"At last, British cinema is not crap," echoes Neil Hunter, co-director with Tom Hunsinger of "The Lawless Heart," a multi-character portrait that will compete for best film honors at the British Independent Film Awards next week. (The other nominees are: "Bloody Sunday," "Morvern Callar," Gurinder Chadha's broad comedy "Bend It Like Beckham," and Ken Loach's acclaimed "Sweet Sixteen." Winners will be announced next Wednesday.) The duo is also up for top directing and screenwriting honors. And "Heart" actor Bill Nighy will vie for an acting prize alongside other inspired performers like James Nesbitt ("Bloody Sunday") and Timothy Spall ("All or Nothing").
While Hunter agrees that the industry has turned a corner for the better, he can't say why. "I don't trust any of the explanations," he says. Still, he agrees that the era of superficial British romantic comedies -- "which were neither comedies nor romantic," he says -- brought the overall prestige of the industry down.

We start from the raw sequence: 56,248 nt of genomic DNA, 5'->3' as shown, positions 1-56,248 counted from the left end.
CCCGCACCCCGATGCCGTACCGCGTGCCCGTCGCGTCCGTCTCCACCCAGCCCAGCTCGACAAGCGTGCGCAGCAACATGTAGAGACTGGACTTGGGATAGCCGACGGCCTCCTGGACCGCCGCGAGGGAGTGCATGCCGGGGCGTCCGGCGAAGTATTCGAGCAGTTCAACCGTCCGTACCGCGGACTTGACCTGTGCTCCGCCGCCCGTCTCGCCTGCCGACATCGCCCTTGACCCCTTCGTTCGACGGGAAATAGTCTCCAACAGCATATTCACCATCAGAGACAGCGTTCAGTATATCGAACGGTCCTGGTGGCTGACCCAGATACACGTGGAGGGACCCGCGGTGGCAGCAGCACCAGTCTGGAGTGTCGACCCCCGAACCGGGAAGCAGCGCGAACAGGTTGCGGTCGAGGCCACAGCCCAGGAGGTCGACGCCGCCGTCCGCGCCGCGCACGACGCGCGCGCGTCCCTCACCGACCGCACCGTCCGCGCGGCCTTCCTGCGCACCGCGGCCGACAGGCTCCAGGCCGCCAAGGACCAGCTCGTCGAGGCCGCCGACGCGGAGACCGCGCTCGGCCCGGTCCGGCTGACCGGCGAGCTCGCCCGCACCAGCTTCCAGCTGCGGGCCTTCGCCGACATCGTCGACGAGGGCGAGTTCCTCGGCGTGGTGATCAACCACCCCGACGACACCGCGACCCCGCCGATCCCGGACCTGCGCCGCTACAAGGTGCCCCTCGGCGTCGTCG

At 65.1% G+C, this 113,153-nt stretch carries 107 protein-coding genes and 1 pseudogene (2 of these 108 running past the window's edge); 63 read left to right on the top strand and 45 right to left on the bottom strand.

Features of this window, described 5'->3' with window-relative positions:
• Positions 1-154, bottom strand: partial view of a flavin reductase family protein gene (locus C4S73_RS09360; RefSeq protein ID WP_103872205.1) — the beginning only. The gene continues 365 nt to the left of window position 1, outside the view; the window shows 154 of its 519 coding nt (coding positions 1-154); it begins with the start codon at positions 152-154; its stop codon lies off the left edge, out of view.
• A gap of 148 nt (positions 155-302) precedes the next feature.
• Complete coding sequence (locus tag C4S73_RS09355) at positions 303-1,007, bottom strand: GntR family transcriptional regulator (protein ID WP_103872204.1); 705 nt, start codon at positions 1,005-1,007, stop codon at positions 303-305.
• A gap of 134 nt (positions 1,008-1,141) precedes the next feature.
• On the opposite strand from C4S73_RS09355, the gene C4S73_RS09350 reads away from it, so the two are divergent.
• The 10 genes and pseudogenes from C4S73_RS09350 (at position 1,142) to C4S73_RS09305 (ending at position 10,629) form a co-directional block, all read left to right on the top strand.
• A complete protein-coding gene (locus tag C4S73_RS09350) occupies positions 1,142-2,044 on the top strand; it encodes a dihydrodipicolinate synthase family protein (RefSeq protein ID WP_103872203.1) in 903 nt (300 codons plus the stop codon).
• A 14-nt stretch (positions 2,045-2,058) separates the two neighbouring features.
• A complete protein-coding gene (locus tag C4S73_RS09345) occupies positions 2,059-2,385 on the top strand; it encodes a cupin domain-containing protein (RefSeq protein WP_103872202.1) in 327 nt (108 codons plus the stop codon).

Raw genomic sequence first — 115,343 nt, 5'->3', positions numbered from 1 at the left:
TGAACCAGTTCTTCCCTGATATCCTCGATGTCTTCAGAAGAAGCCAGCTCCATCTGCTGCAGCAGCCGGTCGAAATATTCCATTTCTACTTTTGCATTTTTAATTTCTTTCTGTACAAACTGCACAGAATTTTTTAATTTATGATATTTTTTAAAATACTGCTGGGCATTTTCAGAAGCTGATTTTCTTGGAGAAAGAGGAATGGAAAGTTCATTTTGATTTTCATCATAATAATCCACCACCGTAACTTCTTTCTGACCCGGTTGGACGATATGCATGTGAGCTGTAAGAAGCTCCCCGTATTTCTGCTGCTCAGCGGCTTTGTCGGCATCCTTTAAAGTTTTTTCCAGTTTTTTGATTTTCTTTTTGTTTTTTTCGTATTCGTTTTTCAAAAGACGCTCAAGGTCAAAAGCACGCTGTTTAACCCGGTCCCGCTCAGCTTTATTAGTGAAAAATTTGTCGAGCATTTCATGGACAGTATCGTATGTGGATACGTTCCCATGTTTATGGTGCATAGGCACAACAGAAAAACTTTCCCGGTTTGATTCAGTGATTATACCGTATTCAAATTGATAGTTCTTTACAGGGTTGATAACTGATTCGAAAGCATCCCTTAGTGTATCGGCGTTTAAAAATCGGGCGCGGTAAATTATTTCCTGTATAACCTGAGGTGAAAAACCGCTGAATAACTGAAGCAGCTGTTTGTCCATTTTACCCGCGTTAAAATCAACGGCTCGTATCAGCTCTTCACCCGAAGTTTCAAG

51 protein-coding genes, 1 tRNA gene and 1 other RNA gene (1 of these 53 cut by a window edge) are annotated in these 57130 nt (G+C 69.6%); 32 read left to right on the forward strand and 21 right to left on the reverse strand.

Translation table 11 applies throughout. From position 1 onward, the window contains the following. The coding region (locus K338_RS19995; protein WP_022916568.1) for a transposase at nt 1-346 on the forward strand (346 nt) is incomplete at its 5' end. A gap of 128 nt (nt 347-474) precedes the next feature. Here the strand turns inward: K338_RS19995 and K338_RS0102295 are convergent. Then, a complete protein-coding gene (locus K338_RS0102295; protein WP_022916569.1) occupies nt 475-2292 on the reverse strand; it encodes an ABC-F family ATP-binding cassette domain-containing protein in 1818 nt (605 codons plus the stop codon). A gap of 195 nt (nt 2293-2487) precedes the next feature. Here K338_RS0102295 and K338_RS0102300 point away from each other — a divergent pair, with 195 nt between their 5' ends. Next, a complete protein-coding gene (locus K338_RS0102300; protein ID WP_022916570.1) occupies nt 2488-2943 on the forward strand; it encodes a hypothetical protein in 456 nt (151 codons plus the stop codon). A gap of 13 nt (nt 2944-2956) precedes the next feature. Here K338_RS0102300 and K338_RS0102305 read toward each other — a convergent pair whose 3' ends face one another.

After a formidable 12-week run in the UK, "The Lawless Heart" will hit U.S. theaters next year, leading the way for a number of highly touted upcoming British indies. Hunter and Hunsinger highlight Asif Kapadi's "The Warrior" (which Miramax is releasing) as one to watch. Expect newcomer Marc Evan's horror sensation "My Little Eye" to make it across the pond as well.
Among the stalwarts, Steven Frears returns to a more gritty milieu with "Dirty Pretty Things" (Miramax); Lions Gate will Ken Loach's Cannes favorite "Sweet Sixteen"; Sony Classics will put out Shane Meadow's "Once Upon a Time in the Midlands"; and Wellspring will distribute the DV thriller "This is Not a Love Song," directed by Billie Eltringham and scripted by none other than Simon Beaufoy ("Full Monty").